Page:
Verizon iPhone? Motorola Sues Apple? It's the Smartphone Wars: Conspiracy Edition

Motorola (MOT) sues Apple (AAPL) for alleged patent infringement by the iPhone even as Microsoft (MSFT) sues Motorola. Apple readies a Verizon (VZ) iPhone. MG Siegler says that Apple planted the story with its favorite pocket pal Wall Street Journal reporter Yukari Iwatani Kane to counter stories about Android's market growth. (I'm with Siegler on that and wonder at what price such favored whispers come.)

Keeping abreast of the smartphone wars has become a full-time job in itself. But sometimes it pays to step back and try to discern greater patterns from the details. And, in this case, some of those patterns look like conspiracy theories. Though, if you think of how industry works in general and how high tech has been known for alleged collusion, that isn't necessarily grounds to dismiss them.

So put on your tinfoil hats. Let's start with a recap of the smartphone patent wars:

  1. In 2008, RIM (RIMM) sued Motorola for allegedly charging excessive royalties on patents.
  2. In November 2009, Nokia (NOK) sued Apple for allegedly infringing on networking patents.
  3. The next month, Apple sued Nokia for allegedly infringing on user interface patents.
  4. In March of this year, Apple sued HTC (as Microsoft approvingly looked on) for allegedly infringing 20 different patents with both Android and Windows Mobile handsets.
  5. Shortly after, HTC sued Apple for allegedly infringing on five patents.
  6. In August, Oracle (ORCL) sued Google (GOOG) over alleged infringements on Java patents.
  7. Microsoft brought a patent suit against Motorola a week ago.
  8. Motorola sued Apple yesterday.
Notice a few key facts:
  • Google (GOOG) is a direct defendant in one suit, but is indirectly connected to others as Apple and Microsoft have targeted Android-fueled phones.
  • Apple and Google are the newcomers to the mobile space.
  • Apple and Microsoft are long-time frenemy business partners and rivals.
  • Microsoft has partnered with Motorola and HTC in the past, and likely wants to do so again.
  • Both Nokia and Motorola say that Apple has refused over time to license their patents.
What this suggests is a shifting set of alliances. There are two major camps. On one side are the old-line handset companies -- equipment manufacturers, chip makers, and one big software provider. They all cross-license patents because it's the only way to get anything done in the space without getting your butt sued. All of them have intellectual property to offer, so they all get a deal to clear legal hurdles in their way.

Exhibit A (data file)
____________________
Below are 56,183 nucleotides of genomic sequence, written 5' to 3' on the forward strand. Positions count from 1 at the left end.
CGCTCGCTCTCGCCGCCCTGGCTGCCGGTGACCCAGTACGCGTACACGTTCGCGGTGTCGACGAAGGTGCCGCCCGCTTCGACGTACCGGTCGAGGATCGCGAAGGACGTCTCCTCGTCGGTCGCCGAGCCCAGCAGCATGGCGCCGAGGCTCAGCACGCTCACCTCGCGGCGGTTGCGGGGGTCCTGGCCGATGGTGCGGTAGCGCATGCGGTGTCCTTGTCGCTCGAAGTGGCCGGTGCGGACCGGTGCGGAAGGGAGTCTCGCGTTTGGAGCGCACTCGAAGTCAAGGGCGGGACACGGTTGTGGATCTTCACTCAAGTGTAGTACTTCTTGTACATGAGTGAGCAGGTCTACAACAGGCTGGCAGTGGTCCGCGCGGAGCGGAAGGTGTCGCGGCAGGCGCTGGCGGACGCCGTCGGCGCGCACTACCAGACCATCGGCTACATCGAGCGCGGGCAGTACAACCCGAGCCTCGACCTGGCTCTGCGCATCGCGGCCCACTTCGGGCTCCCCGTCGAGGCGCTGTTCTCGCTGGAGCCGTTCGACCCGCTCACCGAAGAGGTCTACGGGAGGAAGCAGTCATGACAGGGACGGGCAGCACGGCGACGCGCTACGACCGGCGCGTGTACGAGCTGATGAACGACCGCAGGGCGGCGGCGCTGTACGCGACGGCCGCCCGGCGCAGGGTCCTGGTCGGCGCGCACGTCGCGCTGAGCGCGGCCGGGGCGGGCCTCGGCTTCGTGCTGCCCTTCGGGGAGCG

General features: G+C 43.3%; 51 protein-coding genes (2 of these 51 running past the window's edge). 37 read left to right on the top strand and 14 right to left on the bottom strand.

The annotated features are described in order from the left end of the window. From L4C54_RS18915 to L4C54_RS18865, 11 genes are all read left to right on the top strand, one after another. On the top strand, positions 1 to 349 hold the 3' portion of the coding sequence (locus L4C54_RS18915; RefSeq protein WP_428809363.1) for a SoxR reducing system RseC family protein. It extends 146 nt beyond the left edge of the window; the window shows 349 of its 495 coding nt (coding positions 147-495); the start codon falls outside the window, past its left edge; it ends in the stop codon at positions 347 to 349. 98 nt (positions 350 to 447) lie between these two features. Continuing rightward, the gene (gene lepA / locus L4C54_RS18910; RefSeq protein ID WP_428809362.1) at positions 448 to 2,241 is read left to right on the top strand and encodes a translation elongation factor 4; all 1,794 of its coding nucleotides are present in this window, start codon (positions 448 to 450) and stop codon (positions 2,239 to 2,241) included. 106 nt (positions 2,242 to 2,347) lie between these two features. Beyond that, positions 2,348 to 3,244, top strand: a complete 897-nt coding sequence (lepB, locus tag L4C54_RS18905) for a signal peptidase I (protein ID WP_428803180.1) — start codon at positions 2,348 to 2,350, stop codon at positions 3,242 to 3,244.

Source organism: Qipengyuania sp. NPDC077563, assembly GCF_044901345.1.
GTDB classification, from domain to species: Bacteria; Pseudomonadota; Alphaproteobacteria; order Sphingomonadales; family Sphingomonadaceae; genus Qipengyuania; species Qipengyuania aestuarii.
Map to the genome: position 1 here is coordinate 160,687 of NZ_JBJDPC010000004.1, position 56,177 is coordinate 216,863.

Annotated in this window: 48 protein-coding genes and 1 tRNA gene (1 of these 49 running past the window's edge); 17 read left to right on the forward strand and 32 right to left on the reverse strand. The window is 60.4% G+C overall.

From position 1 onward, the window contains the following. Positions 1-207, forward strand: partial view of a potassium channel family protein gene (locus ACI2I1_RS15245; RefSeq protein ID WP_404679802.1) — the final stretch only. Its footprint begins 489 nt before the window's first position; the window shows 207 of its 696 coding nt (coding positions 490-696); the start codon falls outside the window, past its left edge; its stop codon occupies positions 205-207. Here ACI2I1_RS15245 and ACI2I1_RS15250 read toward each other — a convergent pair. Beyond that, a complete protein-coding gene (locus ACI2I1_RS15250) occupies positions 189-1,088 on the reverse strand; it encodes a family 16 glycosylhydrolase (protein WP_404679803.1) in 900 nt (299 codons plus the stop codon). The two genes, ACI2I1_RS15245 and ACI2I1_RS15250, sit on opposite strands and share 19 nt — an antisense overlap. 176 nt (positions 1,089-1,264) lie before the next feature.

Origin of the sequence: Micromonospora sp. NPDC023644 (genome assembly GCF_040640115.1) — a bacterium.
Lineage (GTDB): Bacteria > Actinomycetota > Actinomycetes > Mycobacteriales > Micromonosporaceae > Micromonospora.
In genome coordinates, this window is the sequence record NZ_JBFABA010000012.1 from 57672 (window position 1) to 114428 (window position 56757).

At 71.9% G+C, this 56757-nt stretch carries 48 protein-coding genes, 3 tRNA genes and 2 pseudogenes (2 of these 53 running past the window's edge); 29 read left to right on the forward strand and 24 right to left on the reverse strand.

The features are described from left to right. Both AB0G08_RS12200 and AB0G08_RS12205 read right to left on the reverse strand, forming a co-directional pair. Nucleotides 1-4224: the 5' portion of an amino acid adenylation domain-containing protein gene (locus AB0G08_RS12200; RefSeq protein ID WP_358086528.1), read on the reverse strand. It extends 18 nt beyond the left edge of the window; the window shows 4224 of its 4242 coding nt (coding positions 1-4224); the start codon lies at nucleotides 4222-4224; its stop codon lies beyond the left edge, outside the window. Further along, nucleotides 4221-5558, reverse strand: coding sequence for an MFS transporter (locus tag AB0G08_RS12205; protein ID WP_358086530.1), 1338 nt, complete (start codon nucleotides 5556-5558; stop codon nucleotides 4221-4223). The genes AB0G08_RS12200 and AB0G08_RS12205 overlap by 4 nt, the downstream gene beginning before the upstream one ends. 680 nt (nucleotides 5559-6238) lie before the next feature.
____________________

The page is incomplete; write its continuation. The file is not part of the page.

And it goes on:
On the other side are Apple and Google, who don't haven't joined in the appropriate patent pools. That alone means that their costs of doing business are lower, given them an advantage over their competitors, who are locked into the cross-license deals. (Even if the others don't pay money, they do give up potential royalty revenue to avoid having to pay someone else, so there is opportunity cost, at least.)

That means both Apple and Google get their business models underwritten by everyone else. Apple reportedly wants the same licensing deal as everyone else, but apparently isn't offering the cross-licensing that the others have to provide, as that would likely mean giving up key user interface advantages on the iPhone.

However, things get complicated. For example, Apple and Microsoft -- otherwise known as the two other big independent mobile operating system vendors -- would both want to attack Google, which is on pace to become the dominant mobile operating system. Although they might technically be able to sue Google, that opens the door to charges of anticompetitive behavior and attempts to gain a monopoly. On Microsoft's side, it might be more effective to attack Google indirectly by targeting smaller hardware companies without the same financial resources and then putting pressure on them to reconsider working with Android.

Steve Jobs clearly is worried about Android. His interest is better served if Microsoft can take part of the non-iPhone smartphone market share, weakening Android. And all the existing vendors are better served if they can force Apple to pay higher royalties or provide rights to some of its innovations.

So as a result, there's a constantly shifting set of who is working with whom, and some of what appears one way on the surface is likely something else entirely. Is Microsoft really at war with Motorola? Probably not. More likely, the suit becomes a way to get Motorola to build Windows Phone 7 devices. And pressure on Apple also serves Microsoft's interests.

Expect many more convolutions and temporary alliances as all the companies try to use every circumstance to gain advantage. Still to come: expect HP (HPQ) to flex its muscle, given that it plans a webOS phone for next year and owns Palm's significant patent portfolio.

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Image: Flickr user ardenswayoflife, CC 2.0.

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